Legal Effort Barely Saves Endangered Wild Franciscan Manzanita

By Laura Horton, 3rd Year GGU Law Student

The Franciscan manzanita is an evergreen shrub endemic to bedrock outcrops of maritime scrub in San Francisco. The native plant was thought to be lost in the wild over six decades ago due to expanding urban development. Efforts were made to save the plant and preserve cuttings. For instance, in 1947 a famous botanist stood in front of earth-moving equipment to collect what were assumed to be the last wild plants from a construction site, which were then sent to a botanical garden. Several cuttings still exist in botanical gardens today, but wild Franciscan manzanitas were thought to be lost forever. Although the plant was petitioned for Endangered Species Act (ESA) protection by the Smithsonian Institution in 1975, and proposed for listing by the Fish and Wildlife Service in 1976, 41 Fed. Reg. 24524, 24541(June 16, 1976), the species was never protected under the ESA.In late 2009, Dr. Daniel Gluesenkamp, then Director of Habitat Restoration for Audubon Canyon Ranch (now Director of CalFlora Database), was driving along the Doyle Drive near the Presidio when he spotted what looked like a Franciscan manzanita. After further inquiry, he found that it was indeed the lost plant, and he took immediate steps to protect it from a development project. Individuals, organizations and government worked together to move the plant to a safe location within the Presidio. However, some thought that the plant needed even more protection.

In December 2009, several environmental organizations, including Wild Equity Institute, the Center for Biological Diversity, and the California Native Plant Society, filed an emergency petition with the United States Fish and Wildlife Service (FWS) to list the Franciscan manzanita as endangered under the ESA on an emergency basis. The FWS declined to list the plant on an emergency basis, but proceeded with the regular listing process.

The FWS released a 90-day finding, 75 Fed. Reg 48294 (Aug. 10, 2010), which found that listing the plant as endangered may be warranted under the ESA. However, December 2010 came and went, with no indication that the required 12-month finding would be released by the end of the year. The Wild Equity Institute warned the FWS that if the 12-month finding was not released within a reasonable time, then legal action would be taken. The FWS then sent a letter to Wild Equity Institute stating that the petition would be processed by the end of the summer of 2011.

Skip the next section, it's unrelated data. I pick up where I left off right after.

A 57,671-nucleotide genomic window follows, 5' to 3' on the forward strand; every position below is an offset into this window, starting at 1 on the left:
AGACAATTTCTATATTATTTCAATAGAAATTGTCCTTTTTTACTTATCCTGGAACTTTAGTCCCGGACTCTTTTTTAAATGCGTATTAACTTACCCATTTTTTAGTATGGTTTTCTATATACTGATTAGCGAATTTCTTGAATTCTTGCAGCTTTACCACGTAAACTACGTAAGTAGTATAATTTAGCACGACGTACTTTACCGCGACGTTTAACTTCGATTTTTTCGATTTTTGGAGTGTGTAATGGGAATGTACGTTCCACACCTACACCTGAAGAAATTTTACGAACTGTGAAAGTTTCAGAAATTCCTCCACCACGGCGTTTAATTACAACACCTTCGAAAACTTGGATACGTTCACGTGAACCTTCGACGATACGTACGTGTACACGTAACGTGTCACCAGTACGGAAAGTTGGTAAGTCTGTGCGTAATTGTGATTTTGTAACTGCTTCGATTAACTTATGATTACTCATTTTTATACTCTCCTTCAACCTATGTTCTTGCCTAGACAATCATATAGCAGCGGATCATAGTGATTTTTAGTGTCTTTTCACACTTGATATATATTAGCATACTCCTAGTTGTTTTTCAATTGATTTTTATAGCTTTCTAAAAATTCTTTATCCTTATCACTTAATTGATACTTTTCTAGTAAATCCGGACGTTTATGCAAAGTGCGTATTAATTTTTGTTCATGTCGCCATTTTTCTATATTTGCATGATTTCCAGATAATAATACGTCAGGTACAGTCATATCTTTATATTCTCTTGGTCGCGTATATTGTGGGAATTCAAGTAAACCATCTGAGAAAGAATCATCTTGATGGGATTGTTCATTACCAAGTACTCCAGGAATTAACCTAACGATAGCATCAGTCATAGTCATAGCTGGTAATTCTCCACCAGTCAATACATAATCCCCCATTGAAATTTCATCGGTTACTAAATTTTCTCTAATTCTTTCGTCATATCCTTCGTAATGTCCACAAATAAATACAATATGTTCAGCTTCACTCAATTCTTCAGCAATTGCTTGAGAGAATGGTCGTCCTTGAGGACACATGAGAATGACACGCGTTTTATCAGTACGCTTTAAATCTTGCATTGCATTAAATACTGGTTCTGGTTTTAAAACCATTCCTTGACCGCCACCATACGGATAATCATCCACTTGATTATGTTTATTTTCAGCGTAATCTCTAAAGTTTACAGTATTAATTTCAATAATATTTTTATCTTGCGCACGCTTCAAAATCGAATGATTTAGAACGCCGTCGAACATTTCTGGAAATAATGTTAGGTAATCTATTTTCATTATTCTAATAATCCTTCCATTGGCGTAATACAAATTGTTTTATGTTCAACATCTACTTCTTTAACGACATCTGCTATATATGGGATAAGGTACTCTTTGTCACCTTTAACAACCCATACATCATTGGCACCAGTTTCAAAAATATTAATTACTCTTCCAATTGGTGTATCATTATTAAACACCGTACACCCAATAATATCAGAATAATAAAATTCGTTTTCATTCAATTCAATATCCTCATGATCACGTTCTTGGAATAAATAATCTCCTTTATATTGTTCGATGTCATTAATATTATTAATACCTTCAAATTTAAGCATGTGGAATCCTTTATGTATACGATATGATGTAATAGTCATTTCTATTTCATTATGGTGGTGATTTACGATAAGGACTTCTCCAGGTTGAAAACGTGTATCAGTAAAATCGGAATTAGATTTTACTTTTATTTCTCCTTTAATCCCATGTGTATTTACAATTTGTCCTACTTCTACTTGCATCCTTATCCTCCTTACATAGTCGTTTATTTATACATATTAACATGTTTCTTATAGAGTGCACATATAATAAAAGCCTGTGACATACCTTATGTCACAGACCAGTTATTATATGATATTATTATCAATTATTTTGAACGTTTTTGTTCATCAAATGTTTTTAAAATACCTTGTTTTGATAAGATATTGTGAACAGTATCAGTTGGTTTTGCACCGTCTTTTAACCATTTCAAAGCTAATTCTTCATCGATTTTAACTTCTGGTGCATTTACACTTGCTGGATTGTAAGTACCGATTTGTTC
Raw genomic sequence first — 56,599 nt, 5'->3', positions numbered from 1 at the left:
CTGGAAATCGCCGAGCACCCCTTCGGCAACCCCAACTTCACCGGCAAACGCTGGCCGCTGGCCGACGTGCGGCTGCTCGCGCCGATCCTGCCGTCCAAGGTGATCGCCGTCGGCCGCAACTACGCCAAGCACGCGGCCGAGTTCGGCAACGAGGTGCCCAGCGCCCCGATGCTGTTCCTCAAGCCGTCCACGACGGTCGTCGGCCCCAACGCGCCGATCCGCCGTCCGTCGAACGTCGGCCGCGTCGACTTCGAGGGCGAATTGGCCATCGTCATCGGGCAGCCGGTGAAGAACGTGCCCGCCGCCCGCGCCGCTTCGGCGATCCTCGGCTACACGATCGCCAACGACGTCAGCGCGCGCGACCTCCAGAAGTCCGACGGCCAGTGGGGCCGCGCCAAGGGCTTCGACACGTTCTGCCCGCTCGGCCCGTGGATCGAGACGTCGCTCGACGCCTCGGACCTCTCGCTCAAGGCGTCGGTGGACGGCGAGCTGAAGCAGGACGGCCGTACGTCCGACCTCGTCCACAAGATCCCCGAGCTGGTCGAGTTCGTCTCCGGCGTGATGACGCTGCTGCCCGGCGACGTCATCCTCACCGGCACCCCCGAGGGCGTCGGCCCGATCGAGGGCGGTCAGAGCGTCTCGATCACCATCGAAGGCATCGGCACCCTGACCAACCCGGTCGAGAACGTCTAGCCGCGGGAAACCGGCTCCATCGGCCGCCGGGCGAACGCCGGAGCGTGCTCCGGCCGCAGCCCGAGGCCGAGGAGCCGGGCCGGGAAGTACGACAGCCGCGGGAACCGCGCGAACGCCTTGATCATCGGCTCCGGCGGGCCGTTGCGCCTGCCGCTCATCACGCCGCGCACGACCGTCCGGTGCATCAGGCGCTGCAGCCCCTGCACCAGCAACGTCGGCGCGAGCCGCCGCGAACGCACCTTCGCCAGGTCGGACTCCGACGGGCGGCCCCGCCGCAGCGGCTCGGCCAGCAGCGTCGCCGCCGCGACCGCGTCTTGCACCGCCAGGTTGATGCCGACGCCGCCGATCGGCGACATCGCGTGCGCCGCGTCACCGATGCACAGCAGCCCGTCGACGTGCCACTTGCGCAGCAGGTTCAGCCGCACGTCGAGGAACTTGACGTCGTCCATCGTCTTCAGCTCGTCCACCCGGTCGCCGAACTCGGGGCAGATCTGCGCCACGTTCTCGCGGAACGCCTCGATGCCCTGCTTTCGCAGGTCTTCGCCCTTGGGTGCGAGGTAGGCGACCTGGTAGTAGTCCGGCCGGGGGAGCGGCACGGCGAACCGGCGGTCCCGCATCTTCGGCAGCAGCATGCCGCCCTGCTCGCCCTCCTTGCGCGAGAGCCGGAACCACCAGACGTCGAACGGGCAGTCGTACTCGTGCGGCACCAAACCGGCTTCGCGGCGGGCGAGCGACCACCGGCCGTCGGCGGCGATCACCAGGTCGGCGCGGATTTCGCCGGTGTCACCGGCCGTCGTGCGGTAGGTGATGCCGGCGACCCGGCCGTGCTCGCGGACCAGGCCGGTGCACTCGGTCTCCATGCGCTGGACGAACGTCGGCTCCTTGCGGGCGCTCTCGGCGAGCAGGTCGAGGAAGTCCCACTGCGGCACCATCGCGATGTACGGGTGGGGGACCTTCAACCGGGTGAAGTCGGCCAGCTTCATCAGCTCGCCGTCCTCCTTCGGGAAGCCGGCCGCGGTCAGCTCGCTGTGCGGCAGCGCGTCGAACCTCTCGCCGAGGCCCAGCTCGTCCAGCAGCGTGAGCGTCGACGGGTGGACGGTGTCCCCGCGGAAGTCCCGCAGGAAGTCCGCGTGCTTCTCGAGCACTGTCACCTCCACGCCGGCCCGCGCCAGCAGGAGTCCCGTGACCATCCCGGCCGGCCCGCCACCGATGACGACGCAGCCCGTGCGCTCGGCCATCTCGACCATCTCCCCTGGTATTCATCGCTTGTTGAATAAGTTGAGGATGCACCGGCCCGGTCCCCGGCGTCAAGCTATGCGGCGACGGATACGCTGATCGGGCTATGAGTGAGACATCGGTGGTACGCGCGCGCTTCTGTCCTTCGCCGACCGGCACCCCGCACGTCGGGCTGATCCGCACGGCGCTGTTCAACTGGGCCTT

However, during that time the FWS had an enormous settlement with the environmental organization WildEarth Guardians in a separate ESA lawsuit, requiring them to process hundreds of backlogged ESA petitions over the next several years. The settlement included a Critical Habitat Work Plan for Fiscal Year 2011 and 2012. The Franciscan manzanita was not on the list, nor was it included in the long-term work plan for a second similar FWS settlement with the Center for Biological Diversity. In light of this discrepancy between the FWS work plans and its assurances that the petition would be processed, Wild Equity Institute decided to move forward with the case. The lawsuit was filed against the FWS for delay on the 12-month finding.

As the lawsuit proceeded, the FWS continued to send assurances that they would process the petition. However, it is widely known that the FWS suffers from resource strains, particularly in light of the two major settlement agreements to process hundreds of ESA petitions. It was unclear to interested parties whether the FWS would or could actually follow through without legal pressure. Finally, the Wild Equity Institute filed a Motion for Summary Judgment, and the FWS could no longer avoid its duties.

On September 8, 2011, the FWS proposed to list the Franciscan manzanita as endangered under the ESA. 76 Fed. Reg 55623 (Sept. 8, 2011). The FWS did not propose to designate critical habitat based on lack of information as to the physical and biological needs of the plant. However, certain historic localities of the plant are well-known, including the former Laurel Hill Cemetery, the former Masonic Cemetery (near Lone Mountain), and Mount Davidson, in the south-central part of San Francisco. Information about these locations could inform the FWS enough to designate critical habitat, and those participating in the public commenting may be able to persuade them.

Although there were significant roadblocks for the Franciscan manzanita supporters, this native urban plant success story is hopeful in the face of the FWS’ struggle to keep up with its responsibilities. It is unclear how the two major settlements will affect future petitions to list plants and animals under the ESA, but it will most likely be much more difficult during a time when we should be doing everything we can to preserve native urban plants in the face of sprawling development.

Full disclosure: Laura Horton was a legal intern for Wild Equity Institute this past summer and worked on this case.

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